Discretionary Sanctions and Rewards in the Repeated Inspection Game

Published Online:https://doi.org/10.1287/mnsc.2014.2124

We experimentally investigate a repeated “inspection game” where, in the stage game, an employee can either work or shirk and an employer simultaneously chooses to inspect or not inspect. The unique equilibrium of the stage game is in mixed strategies with positive probabilities of shirking/inspecting while combined payoffs are maximized when the employee works and the employer does not inspect. We examine the effects of allowing the employer discretion to sanction or reward the employee after observing stage game payoffs. When employers have limited discretion, and can only apply sanctions and/or rewards following an inspection, we find that both instruments are equally effective in reducing shirking and increasing joint earnings. When employers have discretion to reward and/or sanction independently of whether they inspect, we find that rewards are more effective than sanctions. In treatments where employers can combine sanctions and rewards, employers rely mainly on rewards, and outcomes closely resemble those of treatments where only rewards are possible.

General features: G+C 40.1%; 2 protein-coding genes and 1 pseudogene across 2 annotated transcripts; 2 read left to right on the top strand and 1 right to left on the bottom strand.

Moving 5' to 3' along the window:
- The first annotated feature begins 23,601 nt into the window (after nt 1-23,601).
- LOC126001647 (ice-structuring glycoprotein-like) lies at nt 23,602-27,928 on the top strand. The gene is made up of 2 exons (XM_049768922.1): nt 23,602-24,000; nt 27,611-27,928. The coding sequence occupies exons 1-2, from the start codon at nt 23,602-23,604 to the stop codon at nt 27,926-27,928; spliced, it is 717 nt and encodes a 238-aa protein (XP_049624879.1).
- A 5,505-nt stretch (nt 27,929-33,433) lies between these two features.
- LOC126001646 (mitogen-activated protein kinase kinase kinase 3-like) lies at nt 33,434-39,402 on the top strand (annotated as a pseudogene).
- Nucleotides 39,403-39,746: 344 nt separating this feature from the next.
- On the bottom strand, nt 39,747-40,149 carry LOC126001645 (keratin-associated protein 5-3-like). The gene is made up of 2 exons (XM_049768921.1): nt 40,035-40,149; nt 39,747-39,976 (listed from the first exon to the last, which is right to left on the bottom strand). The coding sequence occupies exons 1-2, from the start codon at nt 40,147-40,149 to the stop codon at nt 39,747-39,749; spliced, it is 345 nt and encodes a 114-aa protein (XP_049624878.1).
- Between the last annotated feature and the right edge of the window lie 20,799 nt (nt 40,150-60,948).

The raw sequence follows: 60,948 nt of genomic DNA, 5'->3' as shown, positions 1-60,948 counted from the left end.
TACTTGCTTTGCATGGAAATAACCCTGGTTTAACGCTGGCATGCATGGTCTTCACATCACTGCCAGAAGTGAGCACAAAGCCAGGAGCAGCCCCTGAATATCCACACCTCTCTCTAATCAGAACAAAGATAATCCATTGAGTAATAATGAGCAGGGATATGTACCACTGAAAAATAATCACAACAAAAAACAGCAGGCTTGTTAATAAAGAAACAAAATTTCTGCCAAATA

Data, as supplemental material, are available at http://dx.doi.org/10.1287/mnsc.2014.2124.

This paper was accepted by John List, behavioral economics.

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